LikeLTD software

likeLTD (likelihoods for low-template DNA profiles)

likeLTD is an R package for computing likelihoods for DNA profile evidence, including complex mixtures and when profiles are subject to dropout.


This gives information on installing and running, an illustrative analysis, a description of the model, validation study, version history and acknowledgments. Version 6.3 makes further improvements to the allele and output reports to simplify presentation of the crime scene profile (CSP) and known genotypes into a single table. The evaluation report now flags any parameter estimate that is close to the pre-specified bounds on the search space (the bound may need to be relaxed to achieve a better result). The default maximum heterozygous DNA contribution of an individual has been changed from 5000 to the maximum observed peak size in the CSP. A parameter to specify the minimum dropin value has been added. We include two new database files, covering 4 US populations for the Globalfiler and Identifiler kits. There is a minor bug fix in reporting rare alleles in the reports.

The above Guide only covers the new peak height model, for the discrete model (which is included in subsequent versions, essentially unchanged from Version 5.5), see the previous guide:

For an example witness statement illustrating how likeLTD results can be presented in court, see:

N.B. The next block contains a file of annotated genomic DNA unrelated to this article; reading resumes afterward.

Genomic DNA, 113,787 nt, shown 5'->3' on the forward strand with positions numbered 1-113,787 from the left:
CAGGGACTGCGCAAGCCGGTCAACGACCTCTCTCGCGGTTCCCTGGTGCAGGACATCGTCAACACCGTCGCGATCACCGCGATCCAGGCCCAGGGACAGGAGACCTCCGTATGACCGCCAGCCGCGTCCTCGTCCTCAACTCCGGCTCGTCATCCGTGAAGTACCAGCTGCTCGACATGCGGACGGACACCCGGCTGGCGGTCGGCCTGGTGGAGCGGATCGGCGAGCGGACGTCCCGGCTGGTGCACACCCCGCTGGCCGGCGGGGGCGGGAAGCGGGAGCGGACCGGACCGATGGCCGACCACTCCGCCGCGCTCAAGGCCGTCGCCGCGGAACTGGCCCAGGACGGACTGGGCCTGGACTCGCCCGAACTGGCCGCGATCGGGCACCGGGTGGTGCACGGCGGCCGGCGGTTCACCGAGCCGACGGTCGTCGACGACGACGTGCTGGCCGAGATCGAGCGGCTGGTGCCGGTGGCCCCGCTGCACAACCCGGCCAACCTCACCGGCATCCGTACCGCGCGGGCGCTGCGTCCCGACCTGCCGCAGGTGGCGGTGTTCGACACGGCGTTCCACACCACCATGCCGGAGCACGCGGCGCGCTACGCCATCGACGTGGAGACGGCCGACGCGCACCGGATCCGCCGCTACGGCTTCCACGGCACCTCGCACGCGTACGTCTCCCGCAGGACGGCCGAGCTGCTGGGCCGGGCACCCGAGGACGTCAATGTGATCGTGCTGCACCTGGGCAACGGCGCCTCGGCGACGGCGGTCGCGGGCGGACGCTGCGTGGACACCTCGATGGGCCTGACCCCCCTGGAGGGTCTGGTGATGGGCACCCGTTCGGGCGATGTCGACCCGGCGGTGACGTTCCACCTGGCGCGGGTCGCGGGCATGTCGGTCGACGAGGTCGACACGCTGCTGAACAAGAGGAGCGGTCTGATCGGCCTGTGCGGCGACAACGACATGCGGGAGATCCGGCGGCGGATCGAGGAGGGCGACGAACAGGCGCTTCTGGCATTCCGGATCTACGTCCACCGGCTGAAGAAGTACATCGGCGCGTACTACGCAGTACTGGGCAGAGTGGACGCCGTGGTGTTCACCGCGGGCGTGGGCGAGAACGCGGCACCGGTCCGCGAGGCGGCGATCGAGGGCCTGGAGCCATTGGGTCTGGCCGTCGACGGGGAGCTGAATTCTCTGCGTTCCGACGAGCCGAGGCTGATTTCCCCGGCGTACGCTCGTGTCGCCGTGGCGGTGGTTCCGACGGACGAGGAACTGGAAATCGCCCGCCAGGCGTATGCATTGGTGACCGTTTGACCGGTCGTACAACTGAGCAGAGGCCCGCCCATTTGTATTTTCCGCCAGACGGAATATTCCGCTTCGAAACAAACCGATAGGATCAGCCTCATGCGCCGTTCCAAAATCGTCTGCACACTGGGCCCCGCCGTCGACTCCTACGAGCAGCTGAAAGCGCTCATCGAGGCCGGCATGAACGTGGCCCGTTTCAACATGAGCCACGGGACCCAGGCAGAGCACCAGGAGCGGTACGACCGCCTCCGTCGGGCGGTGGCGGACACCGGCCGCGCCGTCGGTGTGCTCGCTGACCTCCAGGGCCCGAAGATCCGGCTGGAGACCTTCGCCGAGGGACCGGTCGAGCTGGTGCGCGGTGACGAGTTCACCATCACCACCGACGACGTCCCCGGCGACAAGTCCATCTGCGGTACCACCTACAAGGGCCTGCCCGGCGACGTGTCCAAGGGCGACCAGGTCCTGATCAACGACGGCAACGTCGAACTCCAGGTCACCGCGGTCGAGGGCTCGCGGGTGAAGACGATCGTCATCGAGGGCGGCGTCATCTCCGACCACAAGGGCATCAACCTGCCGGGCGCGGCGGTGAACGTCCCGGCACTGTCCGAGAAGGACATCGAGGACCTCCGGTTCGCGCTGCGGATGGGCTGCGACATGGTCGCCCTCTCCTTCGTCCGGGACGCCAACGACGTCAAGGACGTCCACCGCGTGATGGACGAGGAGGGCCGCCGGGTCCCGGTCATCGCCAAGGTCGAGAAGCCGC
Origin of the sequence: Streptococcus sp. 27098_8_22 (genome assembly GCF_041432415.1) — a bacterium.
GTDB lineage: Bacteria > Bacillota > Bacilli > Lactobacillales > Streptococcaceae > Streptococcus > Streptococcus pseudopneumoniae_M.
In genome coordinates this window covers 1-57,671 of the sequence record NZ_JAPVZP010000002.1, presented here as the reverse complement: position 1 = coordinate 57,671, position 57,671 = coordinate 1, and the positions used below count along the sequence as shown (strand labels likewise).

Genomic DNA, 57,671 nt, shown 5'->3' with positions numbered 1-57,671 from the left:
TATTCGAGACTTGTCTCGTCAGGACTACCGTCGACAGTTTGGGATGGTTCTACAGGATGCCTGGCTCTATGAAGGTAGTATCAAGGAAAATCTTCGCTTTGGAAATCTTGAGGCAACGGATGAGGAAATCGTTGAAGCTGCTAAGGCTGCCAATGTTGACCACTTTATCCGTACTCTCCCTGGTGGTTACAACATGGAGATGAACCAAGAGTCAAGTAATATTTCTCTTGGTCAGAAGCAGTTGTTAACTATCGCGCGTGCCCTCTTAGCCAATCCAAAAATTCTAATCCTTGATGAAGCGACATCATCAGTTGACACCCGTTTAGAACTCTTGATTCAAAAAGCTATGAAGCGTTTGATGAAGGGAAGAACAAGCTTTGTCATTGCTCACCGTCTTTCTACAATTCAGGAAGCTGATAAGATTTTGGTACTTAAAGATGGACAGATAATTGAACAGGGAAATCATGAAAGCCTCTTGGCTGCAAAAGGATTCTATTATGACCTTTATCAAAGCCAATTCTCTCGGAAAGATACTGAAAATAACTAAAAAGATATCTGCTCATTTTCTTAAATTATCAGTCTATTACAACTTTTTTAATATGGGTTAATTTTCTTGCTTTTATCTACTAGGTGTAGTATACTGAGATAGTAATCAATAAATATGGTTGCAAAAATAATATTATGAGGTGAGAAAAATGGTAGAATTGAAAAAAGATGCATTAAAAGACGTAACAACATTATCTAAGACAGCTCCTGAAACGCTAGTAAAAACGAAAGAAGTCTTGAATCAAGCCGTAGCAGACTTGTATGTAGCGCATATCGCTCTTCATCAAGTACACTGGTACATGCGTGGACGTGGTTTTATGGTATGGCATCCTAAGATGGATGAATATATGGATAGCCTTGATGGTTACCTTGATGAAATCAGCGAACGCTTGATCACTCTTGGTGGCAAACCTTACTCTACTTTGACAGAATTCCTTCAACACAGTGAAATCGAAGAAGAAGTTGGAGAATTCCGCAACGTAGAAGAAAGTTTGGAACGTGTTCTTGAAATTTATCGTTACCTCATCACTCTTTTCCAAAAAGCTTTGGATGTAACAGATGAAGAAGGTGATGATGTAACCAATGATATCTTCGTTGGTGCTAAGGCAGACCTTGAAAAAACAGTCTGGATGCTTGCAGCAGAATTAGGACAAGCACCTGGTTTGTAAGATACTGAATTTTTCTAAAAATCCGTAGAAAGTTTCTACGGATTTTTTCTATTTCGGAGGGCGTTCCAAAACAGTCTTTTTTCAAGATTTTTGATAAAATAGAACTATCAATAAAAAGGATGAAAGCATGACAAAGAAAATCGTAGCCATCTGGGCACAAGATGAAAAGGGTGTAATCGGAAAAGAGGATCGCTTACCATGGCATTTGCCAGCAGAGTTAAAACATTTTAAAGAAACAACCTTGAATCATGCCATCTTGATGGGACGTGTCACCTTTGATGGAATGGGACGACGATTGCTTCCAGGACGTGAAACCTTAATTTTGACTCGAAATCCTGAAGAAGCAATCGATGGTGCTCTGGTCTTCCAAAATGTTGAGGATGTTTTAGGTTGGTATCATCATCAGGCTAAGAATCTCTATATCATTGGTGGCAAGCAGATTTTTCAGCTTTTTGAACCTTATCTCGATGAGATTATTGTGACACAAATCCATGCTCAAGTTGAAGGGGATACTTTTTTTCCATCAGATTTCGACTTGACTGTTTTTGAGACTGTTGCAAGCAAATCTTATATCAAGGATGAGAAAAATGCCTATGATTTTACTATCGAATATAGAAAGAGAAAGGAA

likeLTD is a team effort, early versions were coded by David Balding, Adrian Timpson and the UCL Research Software Development Team, in particular Mayeul d’Avezac, contributed much to versions 4 and 5, while the peak height model in Ver 6 has been developed and coded by Christopher Steele.

A publication describing comparisons of likeLTD (Ver 6.3) with another open-source software EuroForMix, finding that despite different modelling assumptions the two programs generate similar results, is available here:

A publication describing likeLTD Ver 6.0 is available here:

For Versions 5 through 5.5 the most relevant publication is:

which gives a description of the statistical model, and examples of analyses of real cases and results from simulations.  Other relevant publications:

Please send comments and report any bugs to Chris Steele at